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Candidates Q and A: Labour shortage in health care

Candidates from the four major parties were asked to respond to questions about key issues in the upcoming provincial election
Healthcare workers watch a parade of support outside Groves Hospital in Fergus. Keegan Kozolanka/GuelphToday file photo

EloraFergusToday asked the candidates running for the four major parties in the Wellington-Halton Hills riding a series of questions about the upcoming election. Their answers will run nightly over the next two weeks. Responses were limited to 250 words. 

Tonight's question: 'How do we address the labour shortage in healthcare?'

Ted Arnott, Progressive Conservative

If re-elected as a Member of Provincial Parliament on June 2nd, I would continue to support improvements to our health care system, just as I have done in the Ontario Legislature for almost 32 years.

Health care continues to be the most important responsibility of the provincial government. If there was any doubt, we have the past two years of COVID-19 as proof.

We cannot say thank you enough to our health care workers for the extraordinary caring they have shown to get us through the pandemic, thus far. In the early days when so much was unknown, PPE was in short supply, and COVID-19 was running rampant in our nursing homes, they were selfless, and they were magnificent. 

Two years later, even though many are exhausted, they continue to care for us with compassion and dedication. Better pay, improved working conditions, flexible work environments, and overt displays of appreciation from all of us will help to retain our health care workers as we catch up on the backlog of procedures and treatments.

As we begin to return to normal, we need to continue to express our gratitude.

Diane Ballantyne, NDP

Our health care system is woefully understaffed. Health care workers like nurses and Personal Support Workers (PSWs) are underpaid and burnt out.

Ontario’s health care workers are heroes, stepping up every day of the pandemic to keep our communities healthy and safe while facing the threat of infection.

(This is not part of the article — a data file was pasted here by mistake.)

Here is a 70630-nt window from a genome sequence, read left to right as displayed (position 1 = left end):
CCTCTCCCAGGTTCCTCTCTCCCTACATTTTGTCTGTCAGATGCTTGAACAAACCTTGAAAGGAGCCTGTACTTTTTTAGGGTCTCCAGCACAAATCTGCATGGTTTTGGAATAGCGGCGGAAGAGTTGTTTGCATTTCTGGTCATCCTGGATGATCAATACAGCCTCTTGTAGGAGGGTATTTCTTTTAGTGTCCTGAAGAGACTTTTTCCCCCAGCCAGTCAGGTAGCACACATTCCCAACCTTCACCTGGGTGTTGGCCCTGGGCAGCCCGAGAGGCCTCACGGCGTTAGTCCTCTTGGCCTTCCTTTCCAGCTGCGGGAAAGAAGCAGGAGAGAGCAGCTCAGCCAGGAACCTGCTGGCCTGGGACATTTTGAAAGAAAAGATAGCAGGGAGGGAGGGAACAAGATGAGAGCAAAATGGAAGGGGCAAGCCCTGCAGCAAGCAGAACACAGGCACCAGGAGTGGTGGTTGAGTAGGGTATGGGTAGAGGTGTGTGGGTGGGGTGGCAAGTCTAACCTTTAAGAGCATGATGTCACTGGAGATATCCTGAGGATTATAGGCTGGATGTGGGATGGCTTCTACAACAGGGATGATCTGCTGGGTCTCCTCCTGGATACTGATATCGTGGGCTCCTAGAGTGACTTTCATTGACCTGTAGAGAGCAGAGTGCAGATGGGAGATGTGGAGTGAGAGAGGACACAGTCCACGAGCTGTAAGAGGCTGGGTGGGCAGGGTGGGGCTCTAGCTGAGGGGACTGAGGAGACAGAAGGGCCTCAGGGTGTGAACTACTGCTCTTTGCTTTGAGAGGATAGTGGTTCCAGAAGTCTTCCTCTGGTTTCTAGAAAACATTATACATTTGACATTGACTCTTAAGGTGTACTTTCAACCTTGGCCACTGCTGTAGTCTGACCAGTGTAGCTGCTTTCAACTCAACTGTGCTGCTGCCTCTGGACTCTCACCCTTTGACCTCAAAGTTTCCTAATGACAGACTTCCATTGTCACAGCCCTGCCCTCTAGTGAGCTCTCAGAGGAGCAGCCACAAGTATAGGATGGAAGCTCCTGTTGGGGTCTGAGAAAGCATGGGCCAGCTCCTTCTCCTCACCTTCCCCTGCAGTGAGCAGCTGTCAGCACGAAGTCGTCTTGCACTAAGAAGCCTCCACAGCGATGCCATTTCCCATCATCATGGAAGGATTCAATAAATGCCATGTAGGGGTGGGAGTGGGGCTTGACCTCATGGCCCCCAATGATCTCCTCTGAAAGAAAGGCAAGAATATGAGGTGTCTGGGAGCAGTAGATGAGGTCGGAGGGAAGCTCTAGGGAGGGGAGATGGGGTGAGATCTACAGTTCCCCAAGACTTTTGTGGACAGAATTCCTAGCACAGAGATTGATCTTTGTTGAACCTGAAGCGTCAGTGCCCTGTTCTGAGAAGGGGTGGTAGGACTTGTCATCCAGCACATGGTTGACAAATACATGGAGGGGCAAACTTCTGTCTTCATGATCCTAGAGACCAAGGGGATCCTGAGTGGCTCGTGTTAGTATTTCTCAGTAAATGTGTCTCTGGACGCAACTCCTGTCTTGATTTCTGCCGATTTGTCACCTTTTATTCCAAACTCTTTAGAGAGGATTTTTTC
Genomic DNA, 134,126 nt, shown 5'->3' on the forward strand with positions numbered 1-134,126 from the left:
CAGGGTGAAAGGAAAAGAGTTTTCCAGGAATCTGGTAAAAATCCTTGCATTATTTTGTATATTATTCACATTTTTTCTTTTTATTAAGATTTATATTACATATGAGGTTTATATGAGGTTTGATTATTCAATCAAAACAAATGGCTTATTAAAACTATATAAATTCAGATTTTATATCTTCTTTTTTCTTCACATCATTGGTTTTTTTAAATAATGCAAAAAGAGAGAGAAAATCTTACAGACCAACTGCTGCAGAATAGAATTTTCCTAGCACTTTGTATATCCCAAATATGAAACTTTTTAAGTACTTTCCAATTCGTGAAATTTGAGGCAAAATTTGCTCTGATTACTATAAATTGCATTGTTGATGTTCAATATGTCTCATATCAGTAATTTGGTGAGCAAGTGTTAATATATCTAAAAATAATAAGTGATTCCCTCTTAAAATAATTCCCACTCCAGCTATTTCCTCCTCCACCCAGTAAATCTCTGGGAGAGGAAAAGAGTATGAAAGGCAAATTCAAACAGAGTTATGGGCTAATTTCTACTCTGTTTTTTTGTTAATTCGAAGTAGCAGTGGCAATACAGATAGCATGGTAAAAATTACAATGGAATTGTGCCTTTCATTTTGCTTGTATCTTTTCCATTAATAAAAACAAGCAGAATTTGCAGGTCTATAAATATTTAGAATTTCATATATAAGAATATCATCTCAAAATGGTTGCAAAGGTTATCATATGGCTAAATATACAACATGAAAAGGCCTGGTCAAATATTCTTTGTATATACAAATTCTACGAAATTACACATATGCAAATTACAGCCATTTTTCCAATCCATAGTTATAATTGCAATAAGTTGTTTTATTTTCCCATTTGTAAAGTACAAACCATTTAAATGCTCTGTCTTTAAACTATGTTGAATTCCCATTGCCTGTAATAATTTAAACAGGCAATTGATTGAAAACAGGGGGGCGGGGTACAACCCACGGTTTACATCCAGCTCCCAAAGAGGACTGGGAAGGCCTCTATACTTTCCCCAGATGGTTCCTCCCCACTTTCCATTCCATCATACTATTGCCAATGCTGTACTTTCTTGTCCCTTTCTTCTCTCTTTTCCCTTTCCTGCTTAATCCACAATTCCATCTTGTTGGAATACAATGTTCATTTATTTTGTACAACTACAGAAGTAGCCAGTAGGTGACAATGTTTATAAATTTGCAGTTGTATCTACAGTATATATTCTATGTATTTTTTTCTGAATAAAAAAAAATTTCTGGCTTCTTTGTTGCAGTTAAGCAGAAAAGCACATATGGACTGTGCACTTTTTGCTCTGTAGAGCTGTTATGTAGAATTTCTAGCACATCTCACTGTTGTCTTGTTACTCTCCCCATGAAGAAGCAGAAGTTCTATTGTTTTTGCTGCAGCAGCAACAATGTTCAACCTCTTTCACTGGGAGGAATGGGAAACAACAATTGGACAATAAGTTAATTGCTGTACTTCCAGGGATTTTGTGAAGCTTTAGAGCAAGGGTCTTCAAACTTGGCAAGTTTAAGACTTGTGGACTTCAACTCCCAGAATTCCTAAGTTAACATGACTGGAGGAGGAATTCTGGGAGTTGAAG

Years of Liberal neglect and underfunding left health care workers stretched thin. Instead of supporting health care workers, the Ford Conservatives cut health care funding and staff.

Ontario can again have a world-class health system. We are committed to investing, not cutting. Specifically we will:

  • Take immediate action to begin hiring 10,000 PSWs, the number experts estimate Ontario is short.
  • Give PSWs a raise of at least $5 above pre-pandemic levels.
  • Take immediate action to begin hiring 30,000 nurses: The number experts say Ontario is short.
  • Expedite recognition of nursing credentials of 15,000 internationally trained nurses so they can get to work in their field faster.
  • We’ll create new jobs for late-career and recently retired nurses to mentor and supervise.
  • We’ll create a job-matching program to guarantee internationally trained physicians get local experience.
  • Eliminate Bill 124 and increase health care workers’ wages: We’ll scrap Doug Ford’s unfair wage cap bill, which prevents nurses and other health care workers from negotiating a fair wage. We will commit to good faith bargaining with the public sector.
  • We’ll develop and implement a strategy to address violence against health care professionals.

Ryan Karho, Green Party

While other parties wait for every problem to reach a crisis point before acting, Greens focus on solving problems at their source before a crisis arrives. 

It is about preventative care and ensuring that our hospitals and emergency clinics and our medical professionals and other medical resources are used in the most effective way possible – respecting them and protecting the system they operate within.

Greens have a plan to focus on real healthcare, one that respects doctors, nurses, PSWs and other health care workers and helps to address the labour shortage. If elected, we will:

  • Establish a nurse-led task force to make recommendations on matters related to the recruitment, retention and safety of nurses.
  • Immediately repeal Bill 124 and the problematic sections of Bill 106 and allow all healthcare workers to bargain collectively for fair wages. Until then, provide a minimum hourly wage of $35 to registered practical nurses and $25 to personal support workers.
  • Increase nursing program enrolments by 10% every year for 7 years and the number of trained nurse practitioners by 50% by 2030 to enable us to meet our target of at least 30,000 additional nurses.
  • Support certification upgrades for healthcare workers through expanded bridging programs at publicly funded post-secondary institutions.
  • Fast-track credential approvals for 15,000 international healthcare workers, including nurses and personal support workers.
  • Guarantee access to the most appropriate safety equipment in all healthcare facilities and use the precautionary principle when protecting workers.
  • Provide support for Black and Indigenous healthcare workers

Tom Takacs, Liberal

The Liberal plan will hire 100,000 new health care workers including nurses, doctors and other health care workers. We will cover tuition costs for medical and nursing students that will work in rural and remote communities and we will train 3,000 new mental health and addictions workers.